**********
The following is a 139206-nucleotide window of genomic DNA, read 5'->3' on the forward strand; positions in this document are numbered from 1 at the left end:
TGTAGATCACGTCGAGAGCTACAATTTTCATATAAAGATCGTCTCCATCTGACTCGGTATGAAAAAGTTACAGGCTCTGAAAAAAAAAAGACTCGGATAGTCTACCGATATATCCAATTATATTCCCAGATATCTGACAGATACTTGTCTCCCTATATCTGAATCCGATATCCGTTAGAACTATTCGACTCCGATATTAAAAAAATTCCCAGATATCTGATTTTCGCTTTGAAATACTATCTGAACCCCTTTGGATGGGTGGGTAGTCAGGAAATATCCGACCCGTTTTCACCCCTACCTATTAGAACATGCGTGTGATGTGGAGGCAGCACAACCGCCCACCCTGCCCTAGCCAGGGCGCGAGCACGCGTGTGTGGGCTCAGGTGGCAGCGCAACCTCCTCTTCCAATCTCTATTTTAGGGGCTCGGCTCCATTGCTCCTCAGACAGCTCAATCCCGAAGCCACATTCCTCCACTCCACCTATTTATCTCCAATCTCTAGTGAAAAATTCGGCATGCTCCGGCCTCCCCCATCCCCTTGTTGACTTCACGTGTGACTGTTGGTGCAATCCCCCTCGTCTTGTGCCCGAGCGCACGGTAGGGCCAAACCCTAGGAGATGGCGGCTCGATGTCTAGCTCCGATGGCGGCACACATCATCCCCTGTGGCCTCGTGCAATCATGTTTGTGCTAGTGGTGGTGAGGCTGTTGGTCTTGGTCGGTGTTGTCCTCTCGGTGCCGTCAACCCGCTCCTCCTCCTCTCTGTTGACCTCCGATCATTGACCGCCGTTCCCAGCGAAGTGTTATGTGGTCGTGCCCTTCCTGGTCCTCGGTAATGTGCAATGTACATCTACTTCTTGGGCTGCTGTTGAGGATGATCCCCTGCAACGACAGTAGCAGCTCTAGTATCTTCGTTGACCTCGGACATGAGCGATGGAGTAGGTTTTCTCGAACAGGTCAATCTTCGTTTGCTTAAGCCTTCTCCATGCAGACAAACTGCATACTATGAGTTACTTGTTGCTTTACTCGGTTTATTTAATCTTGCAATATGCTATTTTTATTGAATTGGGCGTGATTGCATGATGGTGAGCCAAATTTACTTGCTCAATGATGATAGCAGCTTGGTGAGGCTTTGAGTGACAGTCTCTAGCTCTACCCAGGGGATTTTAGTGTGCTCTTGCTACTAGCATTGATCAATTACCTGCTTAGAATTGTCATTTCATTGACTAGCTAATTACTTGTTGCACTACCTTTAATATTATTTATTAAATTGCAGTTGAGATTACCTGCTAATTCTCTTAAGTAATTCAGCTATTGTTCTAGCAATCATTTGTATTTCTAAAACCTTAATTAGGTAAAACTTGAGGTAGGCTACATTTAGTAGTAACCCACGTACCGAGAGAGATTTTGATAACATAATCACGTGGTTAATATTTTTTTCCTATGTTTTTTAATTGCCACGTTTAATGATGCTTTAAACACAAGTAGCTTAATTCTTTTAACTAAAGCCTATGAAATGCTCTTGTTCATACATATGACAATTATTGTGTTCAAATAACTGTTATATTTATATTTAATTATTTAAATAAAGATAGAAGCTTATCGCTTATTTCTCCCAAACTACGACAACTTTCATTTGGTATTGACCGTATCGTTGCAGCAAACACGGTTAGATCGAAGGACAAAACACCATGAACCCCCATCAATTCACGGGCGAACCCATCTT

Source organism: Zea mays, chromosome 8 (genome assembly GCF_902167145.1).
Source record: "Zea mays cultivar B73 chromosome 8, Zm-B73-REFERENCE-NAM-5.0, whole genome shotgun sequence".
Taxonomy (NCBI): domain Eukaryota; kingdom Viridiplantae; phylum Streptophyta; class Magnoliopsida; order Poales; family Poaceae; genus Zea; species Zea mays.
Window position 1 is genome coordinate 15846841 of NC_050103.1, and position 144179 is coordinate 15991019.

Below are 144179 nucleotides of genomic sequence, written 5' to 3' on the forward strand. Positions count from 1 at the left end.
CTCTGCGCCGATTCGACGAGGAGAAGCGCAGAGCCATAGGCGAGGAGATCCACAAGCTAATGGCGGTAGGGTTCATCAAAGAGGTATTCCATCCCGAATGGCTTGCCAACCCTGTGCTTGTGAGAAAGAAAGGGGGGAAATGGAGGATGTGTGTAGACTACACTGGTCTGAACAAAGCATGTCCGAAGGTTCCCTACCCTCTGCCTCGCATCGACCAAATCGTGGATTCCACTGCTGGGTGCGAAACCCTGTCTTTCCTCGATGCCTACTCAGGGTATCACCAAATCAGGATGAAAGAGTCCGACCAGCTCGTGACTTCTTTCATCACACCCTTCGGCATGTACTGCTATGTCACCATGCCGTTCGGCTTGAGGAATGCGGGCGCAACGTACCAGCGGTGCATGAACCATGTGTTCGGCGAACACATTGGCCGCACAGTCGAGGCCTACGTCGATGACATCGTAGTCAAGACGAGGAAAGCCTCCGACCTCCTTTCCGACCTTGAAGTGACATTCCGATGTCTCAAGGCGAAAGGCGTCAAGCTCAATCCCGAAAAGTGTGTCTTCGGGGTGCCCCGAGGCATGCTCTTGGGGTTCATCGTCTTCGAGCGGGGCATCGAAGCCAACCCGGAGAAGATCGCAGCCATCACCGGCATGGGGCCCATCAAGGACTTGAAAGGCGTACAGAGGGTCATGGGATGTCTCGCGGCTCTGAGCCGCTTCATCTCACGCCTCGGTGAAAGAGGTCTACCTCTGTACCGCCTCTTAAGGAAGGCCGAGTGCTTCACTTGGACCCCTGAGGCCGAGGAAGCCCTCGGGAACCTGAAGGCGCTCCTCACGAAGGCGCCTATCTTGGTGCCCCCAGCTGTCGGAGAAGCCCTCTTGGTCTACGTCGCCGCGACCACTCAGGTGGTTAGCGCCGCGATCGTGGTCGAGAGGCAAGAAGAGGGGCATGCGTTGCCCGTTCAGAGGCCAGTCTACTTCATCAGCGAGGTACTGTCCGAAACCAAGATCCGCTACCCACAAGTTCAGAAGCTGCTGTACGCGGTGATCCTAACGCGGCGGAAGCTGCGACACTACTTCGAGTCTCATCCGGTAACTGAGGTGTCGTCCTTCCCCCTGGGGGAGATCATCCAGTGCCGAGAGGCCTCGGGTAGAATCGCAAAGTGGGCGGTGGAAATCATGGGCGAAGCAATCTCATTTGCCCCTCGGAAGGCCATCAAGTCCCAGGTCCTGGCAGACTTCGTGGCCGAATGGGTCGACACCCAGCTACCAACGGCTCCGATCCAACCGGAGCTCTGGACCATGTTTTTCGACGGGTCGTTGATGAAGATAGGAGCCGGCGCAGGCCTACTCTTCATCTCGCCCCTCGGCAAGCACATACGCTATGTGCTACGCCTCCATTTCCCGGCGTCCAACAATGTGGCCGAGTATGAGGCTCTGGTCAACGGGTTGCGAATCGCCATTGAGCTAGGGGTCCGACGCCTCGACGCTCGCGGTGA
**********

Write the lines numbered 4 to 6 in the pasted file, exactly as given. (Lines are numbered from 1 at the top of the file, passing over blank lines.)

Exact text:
Source record: "Zea mays cultivar B73 chromosome 8, Zm-B73-REFERENCE-NAM-5.0, whole genome shotgun sequence".
Taxonomy (NCBI): domain Eukaryota; kingdom Viridiplantae; phylum Streptophyta; class Magnoliopsida; order Poales; family Poaceae; genus Zea; species Zea mays.
Window position 1 is genome coordinate 15846841 of NC_050103.1, and position 144179 is coordinate 15991019.